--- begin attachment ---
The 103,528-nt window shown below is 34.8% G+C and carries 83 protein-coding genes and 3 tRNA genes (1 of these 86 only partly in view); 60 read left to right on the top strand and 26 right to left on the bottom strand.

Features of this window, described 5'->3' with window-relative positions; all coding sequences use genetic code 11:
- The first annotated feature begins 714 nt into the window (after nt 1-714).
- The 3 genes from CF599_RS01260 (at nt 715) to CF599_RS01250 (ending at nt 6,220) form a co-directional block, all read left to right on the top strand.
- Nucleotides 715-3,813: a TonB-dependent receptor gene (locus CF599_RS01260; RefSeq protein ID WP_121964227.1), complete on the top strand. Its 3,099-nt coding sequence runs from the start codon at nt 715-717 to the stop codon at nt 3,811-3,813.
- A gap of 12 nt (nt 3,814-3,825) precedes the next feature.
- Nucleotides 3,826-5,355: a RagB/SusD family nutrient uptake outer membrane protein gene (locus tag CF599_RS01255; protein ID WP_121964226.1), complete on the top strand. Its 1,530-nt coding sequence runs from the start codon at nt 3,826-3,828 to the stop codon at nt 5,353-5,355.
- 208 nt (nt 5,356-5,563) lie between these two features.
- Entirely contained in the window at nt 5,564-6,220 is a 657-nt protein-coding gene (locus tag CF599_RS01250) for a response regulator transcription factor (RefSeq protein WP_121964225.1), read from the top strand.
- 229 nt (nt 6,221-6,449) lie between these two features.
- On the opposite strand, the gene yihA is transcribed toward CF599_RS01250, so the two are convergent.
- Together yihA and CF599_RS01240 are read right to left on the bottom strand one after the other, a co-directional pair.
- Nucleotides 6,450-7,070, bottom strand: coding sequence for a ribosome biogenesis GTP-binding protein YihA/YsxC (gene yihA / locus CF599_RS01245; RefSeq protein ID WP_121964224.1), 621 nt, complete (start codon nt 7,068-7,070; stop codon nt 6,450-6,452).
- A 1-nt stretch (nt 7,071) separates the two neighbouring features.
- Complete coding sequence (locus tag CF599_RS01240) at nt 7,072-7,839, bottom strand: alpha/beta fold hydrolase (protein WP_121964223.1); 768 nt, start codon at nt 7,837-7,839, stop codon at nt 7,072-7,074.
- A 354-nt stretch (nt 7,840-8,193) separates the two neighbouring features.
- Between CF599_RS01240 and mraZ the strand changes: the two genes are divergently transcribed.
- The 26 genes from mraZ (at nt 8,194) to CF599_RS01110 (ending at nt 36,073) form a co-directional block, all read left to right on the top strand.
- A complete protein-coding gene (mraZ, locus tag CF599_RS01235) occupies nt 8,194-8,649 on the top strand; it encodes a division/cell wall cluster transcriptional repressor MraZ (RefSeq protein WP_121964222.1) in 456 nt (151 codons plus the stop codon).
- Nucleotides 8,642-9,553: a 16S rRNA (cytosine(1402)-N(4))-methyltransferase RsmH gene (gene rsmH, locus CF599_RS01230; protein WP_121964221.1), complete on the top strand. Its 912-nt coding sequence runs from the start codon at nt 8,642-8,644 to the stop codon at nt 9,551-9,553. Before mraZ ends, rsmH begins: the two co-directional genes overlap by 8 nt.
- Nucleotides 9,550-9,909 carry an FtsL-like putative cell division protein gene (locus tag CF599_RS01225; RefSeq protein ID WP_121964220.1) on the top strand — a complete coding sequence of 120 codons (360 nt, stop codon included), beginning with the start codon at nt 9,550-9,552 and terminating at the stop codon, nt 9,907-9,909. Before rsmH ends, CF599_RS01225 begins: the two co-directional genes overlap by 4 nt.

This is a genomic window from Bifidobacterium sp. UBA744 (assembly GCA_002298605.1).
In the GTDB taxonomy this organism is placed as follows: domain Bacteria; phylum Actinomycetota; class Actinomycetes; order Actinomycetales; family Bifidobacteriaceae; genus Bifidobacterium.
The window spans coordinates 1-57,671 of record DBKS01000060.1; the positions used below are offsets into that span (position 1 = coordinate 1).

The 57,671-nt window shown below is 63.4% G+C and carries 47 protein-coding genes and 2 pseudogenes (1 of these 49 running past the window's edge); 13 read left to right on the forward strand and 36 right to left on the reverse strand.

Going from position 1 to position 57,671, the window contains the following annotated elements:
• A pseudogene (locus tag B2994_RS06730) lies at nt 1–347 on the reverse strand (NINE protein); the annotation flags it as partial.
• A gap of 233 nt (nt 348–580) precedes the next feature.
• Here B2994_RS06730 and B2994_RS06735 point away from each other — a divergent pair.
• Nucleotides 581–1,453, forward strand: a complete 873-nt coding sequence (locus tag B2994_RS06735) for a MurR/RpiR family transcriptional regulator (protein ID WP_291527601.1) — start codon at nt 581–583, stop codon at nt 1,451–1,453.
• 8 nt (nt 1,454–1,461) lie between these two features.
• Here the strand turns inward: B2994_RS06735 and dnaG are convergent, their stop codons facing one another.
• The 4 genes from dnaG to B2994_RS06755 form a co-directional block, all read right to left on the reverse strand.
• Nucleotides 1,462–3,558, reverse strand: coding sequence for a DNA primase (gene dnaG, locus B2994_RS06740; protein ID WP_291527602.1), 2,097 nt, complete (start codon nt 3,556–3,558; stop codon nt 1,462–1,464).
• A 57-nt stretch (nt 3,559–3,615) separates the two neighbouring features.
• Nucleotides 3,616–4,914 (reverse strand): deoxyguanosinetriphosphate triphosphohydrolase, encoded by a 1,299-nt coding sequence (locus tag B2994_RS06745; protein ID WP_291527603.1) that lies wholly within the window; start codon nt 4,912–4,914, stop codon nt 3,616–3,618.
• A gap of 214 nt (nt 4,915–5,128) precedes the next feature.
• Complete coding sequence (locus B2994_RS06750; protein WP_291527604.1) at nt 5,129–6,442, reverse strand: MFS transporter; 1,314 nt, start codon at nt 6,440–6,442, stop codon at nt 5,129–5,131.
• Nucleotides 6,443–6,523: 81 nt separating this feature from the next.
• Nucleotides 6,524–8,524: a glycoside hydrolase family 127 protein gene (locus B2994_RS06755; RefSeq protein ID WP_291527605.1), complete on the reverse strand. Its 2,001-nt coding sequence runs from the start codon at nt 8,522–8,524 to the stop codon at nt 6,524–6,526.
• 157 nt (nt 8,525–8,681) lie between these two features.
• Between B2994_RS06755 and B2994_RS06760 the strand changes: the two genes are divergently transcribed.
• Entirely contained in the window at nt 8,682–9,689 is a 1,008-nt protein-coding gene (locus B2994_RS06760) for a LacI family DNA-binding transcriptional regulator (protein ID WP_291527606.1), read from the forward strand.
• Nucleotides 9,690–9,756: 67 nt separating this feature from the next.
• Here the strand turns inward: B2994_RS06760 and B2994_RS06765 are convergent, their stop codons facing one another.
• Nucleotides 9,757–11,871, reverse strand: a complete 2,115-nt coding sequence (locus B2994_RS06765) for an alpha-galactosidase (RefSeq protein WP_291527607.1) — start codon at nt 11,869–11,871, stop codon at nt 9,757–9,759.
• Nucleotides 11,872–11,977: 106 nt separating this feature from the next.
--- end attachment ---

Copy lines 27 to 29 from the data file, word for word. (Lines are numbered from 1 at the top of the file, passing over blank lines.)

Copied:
• A pseudogene (locus tag B2994_RS06730) lies at nt 1–347 on the reverse strand (NINE protein); the annotation flags it as partial.
• A gap of 233 nt (nt 348–580) precedes the next feature.
• Here B2994_RS06730 and B2994_RS06735 point away from each other — a divergent pair.